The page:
Guinness’s reluctance to discuss his sexuality publically contradicts the much-propagated narrative of fashion as a gay-friendly industry. While it’s certainly true that there is no shortage of openly gay designers, photographers and stylists behind the lens, the industry’s relationship with visual representations of queerness is far more complex. “I’ve worked with some gay photographers and stylists where you really got the message that they wanted to work with straight guys,” he says. “The fashion industry often fetishises heterosexuality and a very particular type of masculinity.” But despite questioning whether he could be openly gay and still work, he remains positive that things are improving. “I was at the Charles Jeffrey show recently, which was incredible,” he explains. “I was so jealous of the models getting to be crazy and do a show that was such a ‘fuck you’ to stereotypes.” Though there is something undeniably subversive about Guinness, an openly gay man, representing the community on more mainstream platforms. “I want to be more visible in than I’ve been in the past,” he admits. “Because I definitely haven’t been as visible as I’ve wanted to be.”

The fact that, even in 2017, a white gay man in a position of privilege (something Guinness points out frequently) still viewed coming out as a risk may be surprising to some people. But he certainly isn’t alone. “A lot of queer people still have, for their own safety, to be hesitant about how they express themselves,” he explains. “I was speaking to a friend the other day and asked her: ‘do you know what it’s like to have to look around you before you hold your partner’s hand? Or rub their back?’” Yet each act of resistance, from fleeting moments of public affection to coming out publicly, builds on generations of activism and sacrifice. This message is encapsulated in Queer Bible’s tagline: “Know your history. Live your present.”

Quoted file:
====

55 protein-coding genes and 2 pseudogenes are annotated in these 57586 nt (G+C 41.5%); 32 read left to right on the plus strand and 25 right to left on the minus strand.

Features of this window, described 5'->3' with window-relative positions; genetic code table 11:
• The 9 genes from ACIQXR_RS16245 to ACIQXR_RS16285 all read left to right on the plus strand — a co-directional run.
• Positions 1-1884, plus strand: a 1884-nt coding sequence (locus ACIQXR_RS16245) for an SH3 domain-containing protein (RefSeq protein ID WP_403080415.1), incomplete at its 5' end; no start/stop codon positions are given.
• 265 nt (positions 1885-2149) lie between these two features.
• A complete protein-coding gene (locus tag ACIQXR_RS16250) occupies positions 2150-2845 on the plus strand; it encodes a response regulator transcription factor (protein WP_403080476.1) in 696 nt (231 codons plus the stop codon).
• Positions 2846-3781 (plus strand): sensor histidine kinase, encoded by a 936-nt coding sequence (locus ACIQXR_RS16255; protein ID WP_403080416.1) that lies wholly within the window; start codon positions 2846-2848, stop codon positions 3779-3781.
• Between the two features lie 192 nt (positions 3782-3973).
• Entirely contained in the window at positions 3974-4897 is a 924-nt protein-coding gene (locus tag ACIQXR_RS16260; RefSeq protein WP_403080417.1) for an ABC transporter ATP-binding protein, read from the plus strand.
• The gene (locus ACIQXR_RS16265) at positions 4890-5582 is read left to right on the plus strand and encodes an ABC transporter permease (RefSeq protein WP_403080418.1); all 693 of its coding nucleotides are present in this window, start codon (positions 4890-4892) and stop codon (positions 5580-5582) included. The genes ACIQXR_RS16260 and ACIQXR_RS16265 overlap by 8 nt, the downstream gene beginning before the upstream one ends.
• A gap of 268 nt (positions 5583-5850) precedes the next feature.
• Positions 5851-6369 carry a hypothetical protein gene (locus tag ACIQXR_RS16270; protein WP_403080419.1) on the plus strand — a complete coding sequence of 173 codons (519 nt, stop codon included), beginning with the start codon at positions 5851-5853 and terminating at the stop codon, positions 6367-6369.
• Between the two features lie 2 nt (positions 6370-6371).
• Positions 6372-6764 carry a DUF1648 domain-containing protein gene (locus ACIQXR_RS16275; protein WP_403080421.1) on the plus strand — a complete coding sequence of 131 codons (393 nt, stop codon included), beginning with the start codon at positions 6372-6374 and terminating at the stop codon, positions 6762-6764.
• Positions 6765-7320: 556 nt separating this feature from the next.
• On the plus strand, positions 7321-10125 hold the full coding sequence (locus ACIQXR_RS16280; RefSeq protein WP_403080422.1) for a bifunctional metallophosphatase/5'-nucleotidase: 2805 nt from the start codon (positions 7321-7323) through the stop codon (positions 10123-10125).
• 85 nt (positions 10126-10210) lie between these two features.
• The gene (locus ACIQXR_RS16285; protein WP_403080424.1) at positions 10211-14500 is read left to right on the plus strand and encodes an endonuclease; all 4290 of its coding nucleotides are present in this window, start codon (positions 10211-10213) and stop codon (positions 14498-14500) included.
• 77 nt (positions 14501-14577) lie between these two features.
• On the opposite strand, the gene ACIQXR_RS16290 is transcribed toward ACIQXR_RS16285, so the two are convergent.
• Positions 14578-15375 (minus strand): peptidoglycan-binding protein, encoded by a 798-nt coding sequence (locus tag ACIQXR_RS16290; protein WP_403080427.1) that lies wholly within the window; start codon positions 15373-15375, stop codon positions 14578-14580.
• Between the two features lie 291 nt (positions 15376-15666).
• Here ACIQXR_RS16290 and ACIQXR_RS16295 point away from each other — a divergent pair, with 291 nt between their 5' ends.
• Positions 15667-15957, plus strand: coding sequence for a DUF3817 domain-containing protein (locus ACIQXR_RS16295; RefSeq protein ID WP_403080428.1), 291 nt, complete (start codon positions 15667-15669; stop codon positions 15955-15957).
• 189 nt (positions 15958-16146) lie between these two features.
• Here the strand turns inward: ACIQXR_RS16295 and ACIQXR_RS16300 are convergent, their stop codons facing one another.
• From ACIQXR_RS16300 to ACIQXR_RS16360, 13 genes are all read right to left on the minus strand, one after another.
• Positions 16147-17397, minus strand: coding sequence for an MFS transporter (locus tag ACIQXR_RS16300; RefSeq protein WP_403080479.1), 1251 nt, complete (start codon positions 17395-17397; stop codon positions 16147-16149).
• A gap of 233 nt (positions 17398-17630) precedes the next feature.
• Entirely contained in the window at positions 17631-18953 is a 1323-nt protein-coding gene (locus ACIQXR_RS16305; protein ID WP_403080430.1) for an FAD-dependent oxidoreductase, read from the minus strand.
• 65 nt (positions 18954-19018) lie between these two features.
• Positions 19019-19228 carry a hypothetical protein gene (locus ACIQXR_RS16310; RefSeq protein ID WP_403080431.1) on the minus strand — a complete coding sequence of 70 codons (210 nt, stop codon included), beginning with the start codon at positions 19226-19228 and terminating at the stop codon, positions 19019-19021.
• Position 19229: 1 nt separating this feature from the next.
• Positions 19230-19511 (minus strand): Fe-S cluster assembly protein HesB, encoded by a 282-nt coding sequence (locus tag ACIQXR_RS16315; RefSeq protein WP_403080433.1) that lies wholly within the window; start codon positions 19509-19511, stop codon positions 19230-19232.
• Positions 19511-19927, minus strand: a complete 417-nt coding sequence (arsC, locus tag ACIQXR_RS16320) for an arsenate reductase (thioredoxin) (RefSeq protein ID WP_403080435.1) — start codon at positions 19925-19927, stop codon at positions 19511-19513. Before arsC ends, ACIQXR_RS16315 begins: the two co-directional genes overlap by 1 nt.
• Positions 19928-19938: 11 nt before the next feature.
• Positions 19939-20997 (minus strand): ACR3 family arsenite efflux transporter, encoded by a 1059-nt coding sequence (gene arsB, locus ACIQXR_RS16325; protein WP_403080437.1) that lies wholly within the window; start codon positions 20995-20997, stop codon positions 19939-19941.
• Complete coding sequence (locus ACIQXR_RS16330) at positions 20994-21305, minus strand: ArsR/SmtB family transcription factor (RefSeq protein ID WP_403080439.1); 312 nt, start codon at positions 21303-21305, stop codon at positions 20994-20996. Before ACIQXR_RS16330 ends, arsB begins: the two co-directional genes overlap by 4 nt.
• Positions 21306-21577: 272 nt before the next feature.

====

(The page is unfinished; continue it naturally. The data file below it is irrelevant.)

The site features queer people from all walks of life writing about those they most admire, with colourful illustrations by queer artists. Far from the gay-media stereotype of articles written by white gay men, for white gay men, representing a variety of identities, ethnicities, social classes and disciplines has been prioritised. “This isn’t about me telling other people’s stories before them,” Guinness explains. “It’s creating a space and framework where people from diverse areas of the community can tell their stories in a non-edited way.”

In uncovering these stories, Guinness wants the site to give people hope. “I really want to say to queer people that they should feel incredibly proud,” he explains. “Because we are descended from the most incredible people that have ever walked on this planet.” Though he is careful not to erase the darker elements of queer history, which can make for uncomfortable reading. “I don’t want to pretend that everything was easy,” he says. “There’s been a lot of blood spilt and there’s a huge way to go, but do I want this to be a positive, celebratory space.”

Moving forward, he is encouraged by Labour’s manifesto pledge to teach LGBTQ+ history in schools. But until that day arrives, Guinness is prepared to fill the void, as he views education as a major way of building understanding between communities. “When you put a human face on someone and when you hear their story, it’s really hard to hate or oppress them.” He says, concluding: “We need to learn about all minority groups. Learning each other’s stories and histories is an incredible way to realise how connected we are – we’re more similar than we are different.”